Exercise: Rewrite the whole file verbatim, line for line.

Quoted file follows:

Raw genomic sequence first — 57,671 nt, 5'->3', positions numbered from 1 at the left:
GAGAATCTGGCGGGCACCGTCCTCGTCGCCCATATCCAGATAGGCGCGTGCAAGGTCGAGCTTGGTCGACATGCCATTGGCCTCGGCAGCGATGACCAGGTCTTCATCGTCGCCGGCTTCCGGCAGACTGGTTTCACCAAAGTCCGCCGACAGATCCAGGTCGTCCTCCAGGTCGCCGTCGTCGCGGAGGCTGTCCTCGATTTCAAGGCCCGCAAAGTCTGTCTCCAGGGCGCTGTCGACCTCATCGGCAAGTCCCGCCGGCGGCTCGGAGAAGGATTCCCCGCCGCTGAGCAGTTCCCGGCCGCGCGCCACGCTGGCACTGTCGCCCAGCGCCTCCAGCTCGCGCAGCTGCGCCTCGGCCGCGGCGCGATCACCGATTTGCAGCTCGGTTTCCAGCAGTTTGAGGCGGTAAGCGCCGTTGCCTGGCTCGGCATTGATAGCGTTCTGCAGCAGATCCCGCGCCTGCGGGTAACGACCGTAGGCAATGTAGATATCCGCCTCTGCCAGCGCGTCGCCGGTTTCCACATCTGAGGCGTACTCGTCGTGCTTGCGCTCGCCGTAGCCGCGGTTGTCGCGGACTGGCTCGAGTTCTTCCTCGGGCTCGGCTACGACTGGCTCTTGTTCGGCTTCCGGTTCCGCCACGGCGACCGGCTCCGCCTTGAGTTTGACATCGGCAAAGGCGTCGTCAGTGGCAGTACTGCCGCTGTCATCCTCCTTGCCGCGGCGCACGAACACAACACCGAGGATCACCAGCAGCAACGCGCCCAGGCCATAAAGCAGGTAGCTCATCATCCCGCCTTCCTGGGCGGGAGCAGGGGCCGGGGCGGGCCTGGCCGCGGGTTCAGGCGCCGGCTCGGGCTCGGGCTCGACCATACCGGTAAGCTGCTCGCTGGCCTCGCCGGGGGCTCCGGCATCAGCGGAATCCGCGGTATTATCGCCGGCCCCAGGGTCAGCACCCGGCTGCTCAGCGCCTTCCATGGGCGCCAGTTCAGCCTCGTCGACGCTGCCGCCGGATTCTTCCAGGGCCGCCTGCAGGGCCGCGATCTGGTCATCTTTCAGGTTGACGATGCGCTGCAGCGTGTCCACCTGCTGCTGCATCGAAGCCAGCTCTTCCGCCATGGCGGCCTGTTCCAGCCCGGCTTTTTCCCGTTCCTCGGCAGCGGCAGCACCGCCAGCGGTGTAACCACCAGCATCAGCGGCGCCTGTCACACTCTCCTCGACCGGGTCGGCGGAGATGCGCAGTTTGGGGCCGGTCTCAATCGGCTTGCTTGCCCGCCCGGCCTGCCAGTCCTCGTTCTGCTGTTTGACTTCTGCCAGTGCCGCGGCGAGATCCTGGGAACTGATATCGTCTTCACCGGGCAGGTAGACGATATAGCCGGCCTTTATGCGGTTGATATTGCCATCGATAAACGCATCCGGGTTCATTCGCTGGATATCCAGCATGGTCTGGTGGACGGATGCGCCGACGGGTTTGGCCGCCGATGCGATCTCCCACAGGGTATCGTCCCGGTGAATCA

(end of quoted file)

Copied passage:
Raw genomic sequence first — 57,671 nt, 5'->3', positions numbered from 1 at the left:
GAGAATCTGGCGGGCACCGTCCTCGTCGCCCATATCCAGATAGGCGCGTGCAAGGTCGAGCTTGGTCGACATGCCATTGGCCTCGGCAGCGATGACCAGGTCTTCATCGTCGCCGGCTTCCGGCAGACTGGTTTCACCAAAGTCCGCCGACAGATCCAGGTCGTCCTCCAGGTCGCCGTCGTCGCGGAGGCTGTCCTCGATTTCAAGGCCCGCAAAGTCTGTCTCCAGGGCGCTGTCGACCTCATCGGCAAGTCCCGCCGGCGGCTCGGAGAAGGATTCCCCGCCGCTGAGCAGTTCCCGGCCGCGCGCCACGCTGGCACTGTCGCCCAGCGCCTCCAGCTCGCGCAGCTGCGCCTCGGCCGCGGCGCGATCACCGATTTGCAGCTCGGTTTCCAGCAGTTTGAGGCGGTAAGCGCCGTTGCCTGGCTCGGCATTGATAGCGTTCTGCAGCAGATCCCGCGCCTGCGGGTAACGACCGTAGGCAATGTAGATATCCGCCTCTGCCAGCGCGTCGCCGGTTTCCACATCTGAGGCGTACTCGTCGTGCTTGCGCTCGCCGTAGCCGCGGTTGTCGCGGACTGGCTCGAGTTCTTCCTCGGGCTCGGCTACGACTGGCTCTTGTTCGGCTTCCGGTTCCGCCACGGCGACCGGCTCCGCCTTGAGTTTGACATCGGCAAAGGCGTCGTCAGTGGCAGTACTGCCGCTGTCATCCTCCTTGCCGCGGCGCACGAACACAACACCGAGGATCACCAGCAGCAACGCGCCCAGGCCATAAAGCAGGTAGCTCATCATCCCGCCTTCCTGGGCGGGAGCAGGGGCCGGGGCGGGCCTGGCCGCGGGTTCAGGCGCCGGCTCGGGCTCGGGCTCGACCATACCGGTAAGCTGCTCGCTGGCCTCGCCGGGGGCTCCGGCATCAGCGGAATCCGCGGTATTATCGCCGGCCCCAGGGTCAGCACCCGGCTGCTCAGCGCCTTCCATGGGCGCCAGTTCAGCCTCGTCGACGCTGCCGCCGGATTCTTCCAGGGCCGCCTGCAGGGCCGCGATCTGGTCATCTTTCAGGTTGACGATGCGCTGCAGCGTGTCCACCTGCTGCTGCATCGAAGCCAGCTCTTCCGCCATGGCGGCCTGTTCCAGCCCGGCTTTTTCCCGTTCCTCGGCAGCGGCAGCACCGCCAGCGGTGTAACCACCAGCATCAGCGGCGCCTGTCACACTCTCCTCGACCGGGTCGGCGGAGATGCGCAGTTTGGGGCCGGTCTCAATCGGCTTGCTTGCCCGCCCGGCCTGCCAGTCCTCGTTCTGCTGTTTGACTTCTGCCAGTGCCGCGGCGAGATCCTGGGAACTGATATCGTCTTCACCGGGCAGGTAGACGATATAGCCGGCCTTTATGCGGTTGATATTGCCATCGATAAACGCATCCGGGTTCATTCGCTGGATATCCAGCATGGTCTGGTGGACGGATGCGCCGACGGGTTTGGCCGCCGATGCGATCTCCCACAGGGTATCGTCCCGGTGAATCA